We're two weeks into the season, and several players are on fire. Some of these players will be fantasy heroes and will become this year's version of Edwin Encarnacion. Others, however, will fizzle out faster than Bryan Bullington's potential.
These five players have gotten off to terrific starts, but you shouldn't invest too much stock into them.
Dexter Fowler, OF, Colorado Rockies
Fowler is off to a great start. In his first 12 games, he is hitting .298 with six home runs, nine RBI, 10 runs scored and one stolen base. His six homers rank him tied for second in the MLB.
While Fowler might seem like a solid breakout candidate, let's take a look at his career splits. When he is home at Coors Field, Fowler owns a .296 batting average and .888 OPS. When he is on the road, on the other hand, he owns a .248 average and .710 OPS.
Fowler is on a power surge right now. His 54.5 percent HR/FB rate will certainly come down. Once that number returns to normalcy, Fowler's numbers will return to earth. If you throw in his home/away splits, you cannot expect him to remain a top-15 fantasy player.
John Buck, C, New York Mets
Would you have ever guessed that John Buck would be tied for the major league lead in RBI after the first two weeks of the season? He is hitting .317 with six home runs and nine runs scored to go along with those 19 RBI so far.
If you needed emergency help to fill your catcher slot, Buck is a good pickup for the time being. He's just a stop-gap, though. There is no way you can think of Buck as a long-term solution.
He has pop, and he has produced 15-plus homers in three of the last five seasons. The power isn't a fluke, but it will most likely simmer down soon. My biggest concern is the batting average. Buck is a career .236 hitter. He has hit higher than .250 just once in his career. Chances are he'll run into a dry spell sooner rather than later.
Justin Masterson, SP, Cleveland Indians
Masterson has been masterful in his first three starts of the season. He is 3-0 with a 0.41 ERA, 0.82 WHIP and an 8.18 K/9 rate.
His ERA might look sparkling right now, but his FIP is 2.40, and his xFIP is 3.23. These numbers are still very good, but they show you that he isn't as dominant as his numbers indicate.
Some other stats that jump off the page are his BABIP and LOB percentage. Masterson's BABIP is currently .196. Since 2009, the lowest mark he has recorded is .302. Similarly, his LOB percentage stands at 94.7. He is stranding runners at almost a 95 percent clip, and you cannot expect him to continue that trend.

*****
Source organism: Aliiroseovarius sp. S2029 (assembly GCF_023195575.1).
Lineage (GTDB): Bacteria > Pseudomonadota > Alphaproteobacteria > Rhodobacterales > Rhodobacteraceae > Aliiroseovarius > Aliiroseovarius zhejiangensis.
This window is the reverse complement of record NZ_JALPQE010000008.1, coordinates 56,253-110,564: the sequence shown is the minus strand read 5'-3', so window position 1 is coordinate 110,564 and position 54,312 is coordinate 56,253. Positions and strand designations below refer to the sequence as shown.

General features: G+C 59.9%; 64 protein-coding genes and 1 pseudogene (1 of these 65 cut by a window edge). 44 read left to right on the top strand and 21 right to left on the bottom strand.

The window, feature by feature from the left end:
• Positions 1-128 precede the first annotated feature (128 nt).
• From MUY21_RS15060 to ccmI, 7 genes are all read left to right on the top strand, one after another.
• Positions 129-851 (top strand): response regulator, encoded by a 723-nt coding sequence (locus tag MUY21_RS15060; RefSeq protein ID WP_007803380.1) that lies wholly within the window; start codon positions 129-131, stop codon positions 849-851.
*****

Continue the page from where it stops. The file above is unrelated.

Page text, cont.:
Bud Norris, SP, Houston Astros
Norris is one of the few bright spots on the Astros team so far. In 18.1 innings pitched this season, he is 2-1 with a 1.96 ERA and 1.09 WHIP.
Although he owns an impressive ERA right now, he has a 4.07 FIP and 4.32 xFIP to go along with it. With that big of a discrepancy through the first few starts, it's obvious that Norris is getting pretty lucky out there. It will be just a matter of time before his ERA catches up with the FIP mark.
His strikeouts are also down. He's always been known as a strikeout pitcher, but his 6.87 K/9 rate is way down from years past. I know it's early, but it's certainly a situation to monitor.
Norris plays for a pretty bad team, and he will be facing stiffer competition this year in the AL West. I wouldn't expect this hot start to last long.
Coco Crisp, OF, Oakland A's
Now, I wouldn't say to avoid Crisp entirely, but you cannot expect him to continue the stretch he's on. He is hitting .333 with four home runs, seven RBI, 15 runs scored and four steals.
His four homers are already 36 percent of his total from 2012 and 50 percent of his totals from 2010 and 2011. His 18.2 percent HR/FB rate is guaranteed to come down, as his previous career high with the A's is nine percent.
Health is also a concern with Crisp. He has played in 145 games or more just twice in his career. Over the last five seasons, he has averaged just 99 games played. It seems like a certainty that he'll spend time on the DL this season for an extended period of time.